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Mindful : February 2014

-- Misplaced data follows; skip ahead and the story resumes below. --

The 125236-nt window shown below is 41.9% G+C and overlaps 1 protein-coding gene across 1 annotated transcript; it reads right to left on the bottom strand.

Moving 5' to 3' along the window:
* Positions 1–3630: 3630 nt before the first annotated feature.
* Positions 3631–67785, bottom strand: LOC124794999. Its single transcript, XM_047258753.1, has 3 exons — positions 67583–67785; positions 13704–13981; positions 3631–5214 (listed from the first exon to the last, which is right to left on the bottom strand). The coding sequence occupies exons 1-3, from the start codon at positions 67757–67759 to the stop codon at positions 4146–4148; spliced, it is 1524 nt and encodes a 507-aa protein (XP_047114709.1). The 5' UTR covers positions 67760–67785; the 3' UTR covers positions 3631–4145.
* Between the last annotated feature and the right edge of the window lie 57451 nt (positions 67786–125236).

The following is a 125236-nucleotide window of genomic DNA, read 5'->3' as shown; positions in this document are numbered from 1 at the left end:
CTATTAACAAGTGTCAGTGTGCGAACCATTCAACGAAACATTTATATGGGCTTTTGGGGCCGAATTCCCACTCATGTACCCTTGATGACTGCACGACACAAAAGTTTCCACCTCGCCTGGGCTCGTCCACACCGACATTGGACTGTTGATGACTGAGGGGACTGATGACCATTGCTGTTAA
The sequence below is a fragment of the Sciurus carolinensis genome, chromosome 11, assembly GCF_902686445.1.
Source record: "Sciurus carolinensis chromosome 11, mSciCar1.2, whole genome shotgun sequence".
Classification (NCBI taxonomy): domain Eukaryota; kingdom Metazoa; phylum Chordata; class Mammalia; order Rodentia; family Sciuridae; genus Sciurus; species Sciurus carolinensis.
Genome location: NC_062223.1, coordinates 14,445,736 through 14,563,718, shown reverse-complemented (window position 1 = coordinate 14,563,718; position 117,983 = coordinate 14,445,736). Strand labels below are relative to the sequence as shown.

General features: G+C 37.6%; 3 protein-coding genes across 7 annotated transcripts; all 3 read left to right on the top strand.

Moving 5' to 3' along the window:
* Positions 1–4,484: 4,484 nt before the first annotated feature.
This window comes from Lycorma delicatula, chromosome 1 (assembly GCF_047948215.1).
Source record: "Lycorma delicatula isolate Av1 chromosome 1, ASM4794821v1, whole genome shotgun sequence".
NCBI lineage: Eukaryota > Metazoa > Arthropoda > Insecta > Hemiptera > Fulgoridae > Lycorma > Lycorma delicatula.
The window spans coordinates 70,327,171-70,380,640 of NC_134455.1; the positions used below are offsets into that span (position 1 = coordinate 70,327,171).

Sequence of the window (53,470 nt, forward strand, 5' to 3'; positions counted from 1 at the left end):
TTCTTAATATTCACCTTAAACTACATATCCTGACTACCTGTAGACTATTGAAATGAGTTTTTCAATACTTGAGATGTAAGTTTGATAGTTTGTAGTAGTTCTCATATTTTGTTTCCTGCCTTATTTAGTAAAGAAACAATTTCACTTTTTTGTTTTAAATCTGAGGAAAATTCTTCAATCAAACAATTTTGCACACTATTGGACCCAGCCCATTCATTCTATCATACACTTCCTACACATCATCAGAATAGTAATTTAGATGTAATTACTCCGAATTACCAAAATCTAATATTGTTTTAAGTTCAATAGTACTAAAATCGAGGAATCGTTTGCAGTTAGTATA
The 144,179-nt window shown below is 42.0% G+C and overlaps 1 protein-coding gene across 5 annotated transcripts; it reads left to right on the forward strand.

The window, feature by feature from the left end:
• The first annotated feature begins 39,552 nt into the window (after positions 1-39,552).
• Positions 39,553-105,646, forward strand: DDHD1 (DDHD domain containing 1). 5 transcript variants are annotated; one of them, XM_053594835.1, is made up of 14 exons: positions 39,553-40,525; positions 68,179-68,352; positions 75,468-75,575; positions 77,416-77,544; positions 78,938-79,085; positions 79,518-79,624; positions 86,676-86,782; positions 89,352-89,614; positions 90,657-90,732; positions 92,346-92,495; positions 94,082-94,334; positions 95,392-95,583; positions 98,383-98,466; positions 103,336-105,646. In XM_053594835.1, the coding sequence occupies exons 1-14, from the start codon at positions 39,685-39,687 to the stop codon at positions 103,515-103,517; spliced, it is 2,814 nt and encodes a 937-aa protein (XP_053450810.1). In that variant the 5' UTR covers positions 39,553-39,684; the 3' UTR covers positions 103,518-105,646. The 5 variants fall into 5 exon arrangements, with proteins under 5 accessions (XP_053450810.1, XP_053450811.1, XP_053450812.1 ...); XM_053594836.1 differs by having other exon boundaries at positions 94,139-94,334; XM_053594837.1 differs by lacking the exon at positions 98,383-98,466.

44 mindful February 2014 education “Have you done the Jumble yet today, Wendy?” Kayli O’Keefe has just bounced into Shepherd Home, a t wo-bed hospice-care home in Rochester, New York. The energy of the 18-yea r-old hood- ie-clad teenager seems unexpected in a place where people go to die. She wants to know if someone has sat with Wendy yet so she could do her daily word puzzle. Wendy, 52, is a former speech pathologist and college professor. But she ca n’t a nswer Kayli. She has frontal lobe syndrome, and it has rendered her almost nonverbal. She can utter the odd word or the odd letter f rom the puzzle, but mostly she hums repetitively, almost hypnotically, a nd communicates by holding her pink-polished thumbnail up or down. It’s the cruelest of ironies for someone in Wen- dy’s profession. She will also die from it, which is why she’s living at Shepherd Home receiving palliative care. Her disease has progressed so quickly that no one would recognize her from the photo of “healthy Wendy” on the whiteboard in her bedroom. It shows a vibrant woman whose smile dominates the frame. Kayli moves closer to Wendy, who is doubled over by a bent neck, her eyes nearly closed, her face in an involuntar y half-grimace. Kayli holds the newspa- per and tells her what’s in the Jumble today. “The letters are R I N O Y. What do you think, Wendy?” Wendy is having a slow afternoon. Sometimes she can quickly blurt out the whole word, but this time she says only the first letter. No one else in the room can figure it out, but together Wendy and Kayli eventually do: IRONY. Kayli is a volunteer at the hospice, but she didn’t come to this work in the usual way. She is here as pa rt of a senior-yea r class offered at The Ha rley School, not far from the Shepherd Home. It’s a unique program Bob Kane started 10 years ago at the private school. Kane is a beloved teacher whose graciousness and passion have attracted kids to the class, which is known in the syllabus simply as “hospice.” In the 2012-2013 school yea r, 36 of the school’s 44 seniors took it, up from nine when the course began in 2002. It’s popular. And at this critical time in their lives, when they’re about to go out into the wider world, it can alter their perspective about what ’s importa nt in life. On the first day of class in September, the stu- dents are timid and curious, unsure about what to expect. Jocks, preps, nerds—the usual high school labels fail to stick in the face of the experience of death. “They all come in afraid,” Kane says. “They come in wondering about everyone a round the table. But the course calls to them because it’s real and it’s authentic. It’s extreme caregiving. “ We sit around the table the first day and I ask them some questions,” he says. “ Why are you here? What drew you in? And then the big one: What is your experience with death—any kind of death, pet, loved one, family member, f riend? “That’s when the breakdowns sta rt to happen,” says Kane. “ It just takes one trigger—one person who begins to talk and their voice breaks. Once one person starts to go, they all step up and comfort each other. And it progresses from there.” Alejandra Biaggi, 18, recalls the first day: “Some of us were tearing up,” she says. “My grandfather died last summer, and talking about it was such a release. Nowadays death is so taboo.” But for stu- dents who take Kane’s class, it’s a subject they’re all able to talk about now. “Death is just a part of life,” she says. After the experience of opening up and com- ing together, Kane begins the hands-on training needed for hospice care: positioning residents in bed to make them comfortable (as part of the hospice philosophy, they don’t call them patients); cha ng ing the bed while the resident is in it; sponge-bathing, showering, feeding, hydrating, and applying lotion to delicate skin. At that point, the students begin to visit one of Previous page: Sofoniyas Worku, left, an 18-year-old student watches while hospice resident Joan Flack rests. A native of Ethiopia, Sofoniyas has experienced death before: he lost his aunt and a friend to malaria. Joan died on May 4, 2013. Below: The founder and teacher of The Harley School’s hospice class, Bob Kane. He says of the high school seniors who sign up, “They all come in afraid. They come in wondering about everyone around the table. But the course calls to them because it’s real and it’s authentic. It’s extreme caregiving.”